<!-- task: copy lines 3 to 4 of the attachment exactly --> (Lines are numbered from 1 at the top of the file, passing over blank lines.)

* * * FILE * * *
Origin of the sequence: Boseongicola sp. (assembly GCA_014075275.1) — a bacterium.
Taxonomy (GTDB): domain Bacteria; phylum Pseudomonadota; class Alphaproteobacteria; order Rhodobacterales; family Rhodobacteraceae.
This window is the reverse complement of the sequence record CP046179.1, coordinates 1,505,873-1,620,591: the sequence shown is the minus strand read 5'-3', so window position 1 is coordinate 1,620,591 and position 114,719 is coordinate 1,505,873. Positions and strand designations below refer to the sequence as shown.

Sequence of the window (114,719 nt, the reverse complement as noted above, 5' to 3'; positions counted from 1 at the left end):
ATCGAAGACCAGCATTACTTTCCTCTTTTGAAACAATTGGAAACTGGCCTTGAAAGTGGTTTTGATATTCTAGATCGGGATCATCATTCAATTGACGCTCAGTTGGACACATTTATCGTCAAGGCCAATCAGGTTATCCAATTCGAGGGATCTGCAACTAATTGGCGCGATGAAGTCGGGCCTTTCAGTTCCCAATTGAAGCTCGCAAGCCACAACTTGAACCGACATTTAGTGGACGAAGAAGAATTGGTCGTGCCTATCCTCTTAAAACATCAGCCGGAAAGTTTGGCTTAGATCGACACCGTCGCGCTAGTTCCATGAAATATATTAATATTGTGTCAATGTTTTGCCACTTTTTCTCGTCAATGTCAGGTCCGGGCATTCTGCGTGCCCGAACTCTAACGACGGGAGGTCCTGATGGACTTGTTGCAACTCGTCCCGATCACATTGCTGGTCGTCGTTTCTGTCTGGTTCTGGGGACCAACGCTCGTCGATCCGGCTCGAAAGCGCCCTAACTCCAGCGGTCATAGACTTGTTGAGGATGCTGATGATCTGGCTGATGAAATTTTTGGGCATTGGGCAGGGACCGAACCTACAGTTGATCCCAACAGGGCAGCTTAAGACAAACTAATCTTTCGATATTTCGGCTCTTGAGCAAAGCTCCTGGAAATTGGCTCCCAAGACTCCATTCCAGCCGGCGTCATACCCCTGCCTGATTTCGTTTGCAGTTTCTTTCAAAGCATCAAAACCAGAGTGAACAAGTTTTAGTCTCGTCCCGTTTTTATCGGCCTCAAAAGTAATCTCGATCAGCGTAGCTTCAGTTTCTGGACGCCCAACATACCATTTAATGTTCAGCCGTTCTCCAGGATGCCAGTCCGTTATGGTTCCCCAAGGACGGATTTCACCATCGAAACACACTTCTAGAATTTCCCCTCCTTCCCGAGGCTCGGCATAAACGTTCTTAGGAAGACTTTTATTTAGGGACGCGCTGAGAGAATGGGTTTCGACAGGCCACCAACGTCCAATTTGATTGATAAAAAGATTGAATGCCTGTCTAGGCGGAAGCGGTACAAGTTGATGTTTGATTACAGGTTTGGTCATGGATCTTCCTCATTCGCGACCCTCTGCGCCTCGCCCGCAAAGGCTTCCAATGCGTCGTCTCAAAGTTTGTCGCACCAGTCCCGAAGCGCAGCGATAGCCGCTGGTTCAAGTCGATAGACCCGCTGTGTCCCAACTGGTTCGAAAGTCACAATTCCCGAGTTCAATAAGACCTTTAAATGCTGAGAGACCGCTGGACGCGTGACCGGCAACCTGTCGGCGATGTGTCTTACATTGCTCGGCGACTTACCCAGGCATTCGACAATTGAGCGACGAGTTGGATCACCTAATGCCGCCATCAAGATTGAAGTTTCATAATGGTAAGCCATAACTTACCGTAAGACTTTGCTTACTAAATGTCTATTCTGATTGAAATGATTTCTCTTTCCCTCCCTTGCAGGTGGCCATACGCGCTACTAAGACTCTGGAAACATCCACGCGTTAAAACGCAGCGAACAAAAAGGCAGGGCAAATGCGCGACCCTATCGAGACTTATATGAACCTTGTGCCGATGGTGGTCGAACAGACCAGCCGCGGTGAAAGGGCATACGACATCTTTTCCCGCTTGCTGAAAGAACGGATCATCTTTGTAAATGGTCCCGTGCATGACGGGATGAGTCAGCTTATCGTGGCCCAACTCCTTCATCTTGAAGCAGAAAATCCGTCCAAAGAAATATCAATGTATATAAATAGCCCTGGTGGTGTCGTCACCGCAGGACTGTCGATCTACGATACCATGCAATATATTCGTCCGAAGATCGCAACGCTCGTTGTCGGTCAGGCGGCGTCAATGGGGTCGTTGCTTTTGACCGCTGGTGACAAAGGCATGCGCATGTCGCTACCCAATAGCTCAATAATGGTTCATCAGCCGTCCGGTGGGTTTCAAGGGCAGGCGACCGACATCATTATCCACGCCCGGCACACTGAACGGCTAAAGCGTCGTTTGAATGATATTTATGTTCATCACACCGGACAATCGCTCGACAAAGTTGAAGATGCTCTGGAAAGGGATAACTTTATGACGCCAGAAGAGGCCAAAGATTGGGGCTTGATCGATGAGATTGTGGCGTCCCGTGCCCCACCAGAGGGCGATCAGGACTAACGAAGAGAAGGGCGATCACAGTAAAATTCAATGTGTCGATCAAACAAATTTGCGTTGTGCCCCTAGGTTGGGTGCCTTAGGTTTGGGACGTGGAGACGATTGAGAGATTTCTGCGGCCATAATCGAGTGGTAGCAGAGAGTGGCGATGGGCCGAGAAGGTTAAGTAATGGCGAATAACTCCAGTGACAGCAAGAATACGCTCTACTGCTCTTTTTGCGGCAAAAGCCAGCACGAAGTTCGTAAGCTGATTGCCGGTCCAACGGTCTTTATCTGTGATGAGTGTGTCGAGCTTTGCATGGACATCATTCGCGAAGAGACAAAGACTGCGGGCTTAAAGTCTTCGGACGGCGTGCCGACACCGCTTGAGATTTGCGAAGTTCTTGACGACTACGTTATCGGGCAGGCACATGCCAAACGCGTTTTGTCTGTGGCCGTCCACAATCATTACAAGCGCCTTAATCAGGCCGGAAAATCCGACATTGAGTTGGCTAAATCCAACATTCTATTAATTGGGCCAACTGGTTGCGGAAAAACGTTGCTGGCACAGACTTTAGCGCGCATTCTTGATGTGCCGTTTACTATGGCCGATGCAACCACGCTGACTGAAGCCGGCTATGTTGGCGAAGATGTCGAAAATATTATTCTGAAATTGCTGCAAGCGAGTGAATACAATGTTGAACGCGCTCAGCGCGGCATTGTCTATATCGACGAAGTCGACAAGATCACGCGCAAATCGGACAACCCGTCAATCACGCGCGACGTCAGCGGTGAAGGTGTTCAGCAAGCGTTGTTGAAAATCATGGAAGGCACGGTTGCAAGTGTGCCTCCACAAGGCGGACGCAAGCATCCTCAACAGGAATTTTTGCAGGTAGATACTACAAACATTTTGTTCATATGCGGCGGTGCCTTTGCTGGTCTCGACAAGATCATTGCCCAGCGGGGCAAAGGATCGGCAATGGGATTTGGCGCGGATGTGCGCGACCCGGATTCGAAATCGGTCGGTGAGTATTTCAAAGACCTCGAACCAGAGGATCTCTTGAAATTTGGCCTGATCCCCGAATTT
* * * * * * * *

This window is the reverse complement of the sequence record CP046179.1, coordinates 1,505,873-1,620,591: the sequence shown is the minus strand read 5'-3', so window position 1 is coordinate 1,620,591 and position 114,719 is coordinate 1,505,873. Positions and strand designations below refer to the sequence as shown.

Sequence of the window (114,719 nt, the reverse complement as noted above, 5' to 3'; positions counted from 1 at the left end):